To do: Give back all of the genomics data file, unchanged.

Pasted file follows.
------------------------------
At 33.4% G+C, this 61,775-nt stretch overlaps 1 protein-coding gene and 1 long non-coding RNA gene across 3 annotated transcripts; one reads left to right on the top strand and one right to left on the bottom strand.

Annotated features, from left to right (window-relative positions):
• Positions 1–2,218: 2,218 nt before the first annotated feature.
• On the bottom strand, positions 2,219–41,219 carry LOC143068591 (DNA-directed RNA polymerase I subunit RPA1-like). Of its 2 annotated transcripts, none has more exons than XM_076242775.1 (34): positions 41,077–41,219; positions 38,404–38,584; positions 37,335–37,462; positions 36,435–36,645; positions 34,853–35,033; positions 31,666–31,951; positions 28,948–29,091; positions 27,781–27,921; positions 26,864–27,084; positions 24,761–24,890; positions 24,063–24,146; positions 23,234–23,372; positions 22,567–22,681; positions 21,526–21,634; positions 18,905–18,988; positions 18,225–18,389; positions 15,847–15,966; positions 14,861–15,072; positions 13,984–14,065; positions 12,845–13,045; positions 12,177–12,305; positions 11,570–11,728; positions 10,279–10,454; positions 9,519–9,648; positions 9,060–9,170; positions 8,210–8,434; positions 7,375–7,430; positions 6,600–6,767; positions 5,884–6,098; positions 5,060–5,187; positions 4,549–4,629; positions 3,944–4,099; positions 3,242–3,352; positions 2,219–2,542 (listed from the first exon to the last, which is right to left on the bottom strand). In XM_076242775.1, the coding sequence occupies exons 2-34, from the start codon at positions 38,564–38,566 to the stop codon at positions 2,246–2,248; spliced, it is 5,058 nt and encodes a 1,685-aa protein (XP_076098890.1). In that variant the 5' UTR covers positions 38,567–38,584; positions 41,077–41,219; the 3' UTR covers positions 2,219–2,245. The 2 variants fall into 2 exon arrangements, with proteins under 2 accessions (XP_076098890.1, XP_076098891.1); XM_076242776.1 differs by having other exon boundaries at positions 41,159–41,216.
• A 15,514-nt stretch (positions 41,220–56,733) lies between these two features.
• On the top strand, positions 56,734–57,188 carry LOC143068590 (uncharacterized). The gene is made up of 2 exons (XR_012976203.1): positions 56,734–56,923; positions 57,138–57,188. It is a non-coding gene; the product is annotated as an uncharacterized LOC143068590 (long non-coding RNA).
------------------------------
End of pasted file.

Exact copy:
At 33.4% G+C, this 61,775-nt stretch overlaps 1 protein-coding gene and 1 long non-coding RNA gene across 3 annotated transcripts; one reads left to right on the top strand and one right to left on the bottom strand.

Annotated features, from left to right (window-relative positions):
• Positions 1–2,218: 2,218 nt before the first annotated feature.
• On the bottom strand, positions 2,219–41,219 carry LOC143068591 (DNA-directed RNA polymerase I subunit RPA1-like). Of its 2 annotated transcripts, none has more exons than XM_076242775.1 (34): positions 41,077–41,219; positions 38,404–38,584; positions 37,335–37,462; positions 36,435–36,645; positions 34,853–35,033; positions 31,666–31,951; positions 28,948–29,091; positions 27,781–27,921; positions 26,864–27,084; positions 24,761–24,890; positions 24,063–24,146; positions 23,234–23,372; positions 22,567–22,681; positions 21,526–21,634; positions 18,905–18,988; positions 18,225–18,389; positions 15,847–15,966; positions 14,861–15,072; positions 13,984–14,065; positions 12,845–13,045; positions 12,177–12,305; positions 11,570–11,728; positions 10,279–10,454; positions 9,519–9,648; positions 9,060–9,170; positions 8,210–8,434; positions 7,375–7,430; positions 6,600–6,767; positions 5,884–6,098; positions 5,060–5,187; positions 4,549–4,629; positions 3,944–4,099; positions 3,242–3,352; positions 2,219–2,542 (listed from the first exon to the last, which is right to left on the bottom strand). In XM_076242775.1, the coding sequence occupies exons 2-34, from the start codon at positions 38,564–38,566 to the stop codon at positions 2,246–2,248; spliced, it is 5,058 nt and encodes a 1,685-aa protein (XP_076098890.1). In that variant the 5' UTR covers positions 38,567–38,584; positions 41,077–41,219; the 3' UTR covers positions 2,219–2,245. The 2 variants fall into 2 exon arrangements, with proteins under 2 accessions (XP_076098890.1, XP_076098891.1); XM_076242776.1 differs by having other exon boundaries at positions 41,159–41,216.
• A 15,514-nt stretch (positions 41,220–56,733) lies between these two features.
• On the top strand, positions 56,734–57,188 carry LOC143068590 (uncharacterized). The gene is made up of 2 exons (XR_012976203.1): positions 56,734–56,923; positions 57,138–57,188. It is a non-coding gene; the product is annotated as an uncharacterized LOC143068590 (long non-coding RNA).